"The Holy Spirit is the protagonist of the Church's mission"

In his October 30 general audience, Pope Francis continued speaking about the Acts of the Apostles, focusing on the text “Come over to Macedonia and help us” (Acts 16:9).

Dear brothers and sisters, good morning!

Reading the Acts of the Apostles, we see how the Holy Spirit is the protagonist of the Church's mission: it is He Who guides the path of the evangelizers, showing them the way to follow. We see this clearly in the moment in which the apostle Paul, arriving in Troas, has a vision. A Macedonian begs him: “Come over to Macedonia and help us” (Acts 16:9). The people of North Macedonia are proud of this, they are very proud of having called to Paul, since it was Paul who proclaimed Jesus Christ. I remember those good people who welcomed me so warmly: may they conserve this faith that Paul preached to them! The Apostle does not hesitate, and he leaves for Macedonia, sure that it is God Himself Who sends him, and arrives in Philippi, “a Roman colony” (Acts 16: 22) on the Via Egnatia, to preach the Gospel. Paul stays there for several days. Three events characterize his stay in Philippi, in these three days: three important events. 1) the evangelization and baptism of Lydia and her family; 2) the arrest he experiences, along with Silas, after exorcising a slave exploited by his masters; and 3) the conversion and baptism of his jailer and his family. Let us look at these three episodes in the life of Paul.

The power of the Gospel is addressed, first and foremost, to the women of Philippi, in particular to Lydia, a seller of purple cloth, from the city of Thyatira, a believer in God whose heart the Lord opens “to pay attention to what was said by Paul” (Acts 16: 14). Indeed, Lydia welcomes Christ by receiving baptism together with her family, and she welcomes those who are of Christ, hosting Paul and Silas in her house. Here we have the testimony of the arrival of Christianity in Europe: the beginning of a process of inculturation that continues to this day. It entered via Macedonia.

After the warmth experienced in Lydia’s house, Paul and Silas then find themselves having to deal with the harshness of the prison: they go from the consolation of this conversion of Lydia and her family, to the desolation of the prison, where they are discarded for having freed in the name of Jesus “a slave girl who had a spirit of divination” and “brought her owners much gain by fortune-telling” (Acts 16: 16). Her masters made a lot of money and this poor slave did what the soothsayers do: she would guess your future, she would read your hands – as the song says, “Take this hand, gypsy”, and that is why people paid. Even today, dear brothers and sisters, there are people who pay for this. I remember in my diocese, in a very large park, there were more than 60 tables where seated there were the soothsayers, who read your hand, and people believed these things! And they paid. And this also happened in Saint Paul’s time. The masters, in retaliation, denounce Paul and lead the Apostles before the magistrates on charges of public disorder.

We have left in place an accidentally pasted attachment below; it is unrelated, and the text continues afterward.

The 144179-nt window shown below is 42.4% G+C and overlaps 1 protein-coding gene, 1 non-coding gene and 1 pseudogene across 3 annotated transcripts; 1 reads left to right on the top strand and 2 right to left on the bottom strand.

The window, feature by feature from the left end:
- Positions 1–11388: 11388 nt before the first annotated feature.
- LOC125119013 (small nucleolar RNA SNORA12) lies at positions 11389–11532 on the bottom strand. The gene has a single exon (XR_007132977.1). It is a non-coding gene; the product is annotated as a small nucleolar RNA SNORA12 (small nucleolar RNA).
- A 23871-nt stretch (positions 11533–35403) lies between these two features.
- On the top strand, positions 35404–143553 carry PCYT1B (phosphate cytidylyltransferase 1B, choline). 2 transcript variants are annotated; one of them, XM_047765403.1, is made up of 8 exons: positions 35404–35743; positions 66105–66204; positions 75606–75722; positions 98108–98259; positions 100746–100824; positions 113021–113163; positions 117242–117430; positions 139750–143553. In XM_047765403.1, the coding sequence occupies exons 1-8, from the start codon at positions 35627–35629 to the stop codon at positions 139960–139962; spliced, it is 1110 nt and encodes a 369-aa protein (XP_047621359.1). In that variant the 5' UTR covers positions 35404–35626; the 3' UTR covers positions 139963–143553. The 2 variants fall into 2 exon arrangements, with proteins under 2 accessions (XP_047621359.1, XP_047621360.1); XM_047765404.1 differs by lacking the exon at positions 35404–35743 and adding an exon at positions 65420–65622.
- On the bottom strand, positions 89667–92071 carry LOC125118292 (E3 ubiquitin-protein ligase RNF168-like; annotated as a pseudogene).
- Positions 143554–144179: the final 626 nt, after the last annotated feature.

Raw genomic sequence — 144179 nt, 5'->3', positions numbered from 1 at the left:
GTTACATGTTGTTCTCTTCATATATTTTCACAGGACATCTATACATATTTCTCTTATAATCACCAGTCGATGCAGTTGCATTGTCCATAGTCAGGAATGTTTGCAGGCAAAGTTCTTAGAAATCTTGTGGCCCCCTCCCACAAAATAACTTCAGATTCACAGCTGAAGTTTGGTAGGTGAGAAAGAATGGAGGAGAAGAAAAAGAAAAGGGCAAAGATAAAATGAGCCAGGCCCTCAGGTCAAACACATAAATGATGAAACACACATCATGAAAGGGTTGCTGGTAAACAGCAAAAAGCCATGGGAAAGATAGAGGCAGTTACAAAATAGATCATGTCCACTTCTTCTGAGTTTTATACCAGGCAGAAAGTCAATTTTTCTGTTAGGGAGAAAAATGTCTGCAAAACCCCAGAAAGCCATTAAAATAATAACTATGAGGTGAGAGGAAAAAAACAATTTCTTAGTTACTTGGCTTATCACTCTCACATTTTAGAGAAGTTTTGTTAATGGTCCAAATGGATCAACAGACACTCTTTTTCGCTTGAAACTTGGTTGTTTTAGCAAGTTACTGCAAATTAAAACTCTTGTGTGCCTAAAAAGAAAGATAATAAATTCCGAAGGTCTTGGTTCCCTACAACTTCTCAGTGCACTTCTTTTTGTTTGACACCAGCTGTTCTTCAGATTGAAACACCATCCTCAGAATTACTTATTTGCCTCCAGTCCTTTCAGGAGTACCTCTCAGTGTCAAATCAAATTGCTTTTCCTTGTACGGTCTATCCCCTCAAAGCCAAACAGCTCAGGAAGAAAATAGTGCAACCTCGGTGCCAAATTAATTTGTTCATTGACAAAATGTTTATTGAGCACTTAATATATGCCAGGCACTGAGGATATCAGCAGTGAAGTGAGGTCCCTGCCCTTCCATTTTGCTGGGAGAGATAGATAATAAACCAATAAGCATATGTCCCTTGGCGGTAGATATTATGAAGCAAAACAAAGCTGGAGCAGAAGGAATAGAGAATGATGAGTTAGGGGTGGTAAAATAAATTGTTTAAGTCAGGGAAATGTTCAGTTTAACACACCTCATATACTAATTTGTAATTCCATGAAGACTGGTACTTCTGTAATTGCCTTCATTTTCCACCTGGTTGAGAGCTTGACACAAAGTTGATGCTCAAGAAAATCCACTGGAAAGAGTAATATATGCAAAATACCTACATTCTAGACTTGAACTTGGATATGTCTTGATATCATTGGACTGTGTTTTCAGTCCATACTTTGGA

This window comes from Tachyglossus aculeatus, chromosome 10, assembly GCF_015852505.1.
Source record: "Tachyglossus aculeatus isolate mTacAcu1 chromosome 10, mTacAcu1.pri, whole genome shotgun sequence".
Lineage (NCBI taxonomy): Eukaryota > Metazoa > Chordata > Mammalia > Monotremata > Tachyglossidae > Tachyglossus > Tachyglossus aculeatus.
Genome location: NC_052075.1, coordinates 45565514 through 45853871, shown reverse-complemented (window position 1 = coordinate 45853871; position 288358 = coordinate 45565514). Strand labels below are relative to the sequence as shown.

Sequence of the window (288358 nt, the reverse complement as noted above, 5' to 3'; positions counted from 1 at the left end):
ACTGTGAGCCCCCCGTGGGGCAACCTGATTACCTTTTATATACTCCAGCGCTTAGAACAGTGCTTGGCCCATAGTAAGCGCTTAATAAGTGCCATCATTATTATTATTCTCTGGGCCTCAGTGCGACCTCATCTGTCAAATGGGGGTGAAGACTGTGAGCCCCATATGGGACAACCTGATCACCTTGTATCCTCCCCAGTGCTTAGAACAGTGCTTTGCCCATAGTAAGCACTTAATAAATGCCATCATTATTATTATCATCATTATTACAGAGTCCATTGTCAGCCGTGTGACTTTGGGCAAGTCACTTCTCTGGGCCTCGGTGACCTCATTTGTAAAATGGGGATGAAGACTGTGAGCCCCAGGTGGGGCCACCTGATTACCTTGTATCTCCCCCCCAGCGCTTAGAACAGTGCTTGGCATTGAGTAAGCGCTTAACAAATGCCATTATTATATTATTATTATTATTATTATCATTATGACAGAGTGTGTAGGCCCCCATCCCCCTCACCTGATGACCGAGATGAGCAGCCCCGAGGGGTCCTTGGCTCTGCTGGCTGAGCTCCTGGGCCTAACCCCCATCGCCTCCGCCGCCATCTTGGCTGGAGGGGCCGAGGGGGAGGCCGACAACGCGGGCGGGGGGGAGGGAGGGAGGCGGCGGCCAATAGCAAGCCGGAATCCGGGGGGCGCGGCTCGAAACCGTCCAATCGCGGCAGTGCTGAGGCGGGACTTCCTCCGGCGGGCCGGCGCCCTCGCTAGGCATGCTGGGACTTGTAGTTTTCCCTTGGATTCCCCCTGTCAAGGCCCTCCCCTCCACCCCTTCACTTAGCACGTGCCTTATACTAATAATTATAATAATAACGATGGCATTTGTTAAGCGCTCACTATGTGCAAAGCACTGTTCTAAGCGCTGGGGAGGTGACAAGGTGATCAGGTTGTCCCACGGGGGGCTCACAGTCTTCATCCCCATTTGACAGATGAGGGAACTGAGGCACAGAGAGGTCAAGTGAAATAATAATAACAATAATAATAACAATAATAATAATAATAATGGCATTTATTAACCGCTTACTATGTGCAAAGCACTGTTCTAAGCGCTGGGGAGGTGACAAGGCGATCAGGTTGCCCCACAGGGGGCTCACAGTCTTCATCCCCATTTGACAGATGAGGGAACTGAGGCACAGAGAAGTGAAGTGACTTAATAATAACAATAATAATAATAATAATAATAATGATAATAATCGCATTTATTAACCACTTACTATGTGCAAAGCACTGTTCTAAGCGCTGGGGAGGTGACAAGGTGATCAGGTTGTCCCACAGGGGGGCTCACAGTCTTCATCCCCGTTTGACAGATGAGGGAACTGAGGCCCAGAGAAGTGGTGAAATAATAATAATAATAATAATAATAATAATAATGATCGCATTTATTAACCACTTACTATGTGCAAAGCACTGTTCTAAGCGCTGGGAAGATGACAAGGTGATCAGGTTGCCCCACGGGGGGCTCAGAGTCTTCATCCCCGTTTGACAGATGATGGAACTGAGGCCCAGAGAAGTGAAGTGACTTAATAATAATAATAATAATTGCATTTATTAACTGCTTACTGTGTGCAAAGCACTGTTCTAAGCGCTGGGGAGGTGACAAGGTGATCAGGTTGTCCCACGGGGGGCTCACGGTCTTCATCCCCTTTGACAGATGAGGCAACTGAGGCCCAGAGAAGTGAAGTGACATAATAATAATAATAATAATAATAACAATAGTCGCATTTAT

But what happens? Paul is in prison yet during his imprisonment something surprising happens. He is in desolation, but instead of complaining, Paul and Silas sing praise to God and this praise releases a power that frees them: during prayer an earthquake shakes the foundations of the prison, the doors open and the chains fall from all those present (cf. Acts 16: 25-26). Like the prayer of Pentecost, the prayer in prison also has prodigious effects.

The jailer, believing that the prisoners had fled, was about to kill himself, because the jailers would pay with their own lives if a prisoner escaped; but Paul cried out to him: “We are all here!” (Acts 16: 27-28). The jailer then asked: “What must I do to be saved?” (v. 30). The answer is: “Believe in the Lord Jesus, and you will be saved, you and your household” (v. 31). At this point the change happens: in the middle of the night, the jailer listens to the word of the Lord with his family, welcomes the apostles, cleanses their wounds – because they had been beaten – and with his family he receives Baptism; then “he rejoiced along with his entire household that he had believed in God” (v. 34), prepares the table, and invites Paul and Silas to stay with them: the moment of consolation! In the heart of the night of this anonymous jailer, the light of Christ shines and defeats darkness: the chains of the heart fall and a joy never experienced in him and his family blossoms. Thus the Holy Spirit carries out the mission: from the beginning, from Pentecost onwards, He is the protagonist of the mission. And it carries us forward, we need to be faithful to the vocation that the Spirit moves us to do. To bring the Gospel.

Let us too ask the Holy Spirit today for an open heart, sensitive to God and hospitable to our brothers and sisters, like that of Lydia, and a bold faith, like that of Paul and Silas, and also an open heart, like that of the jailer who lets himself be touched by the Holy Spirit.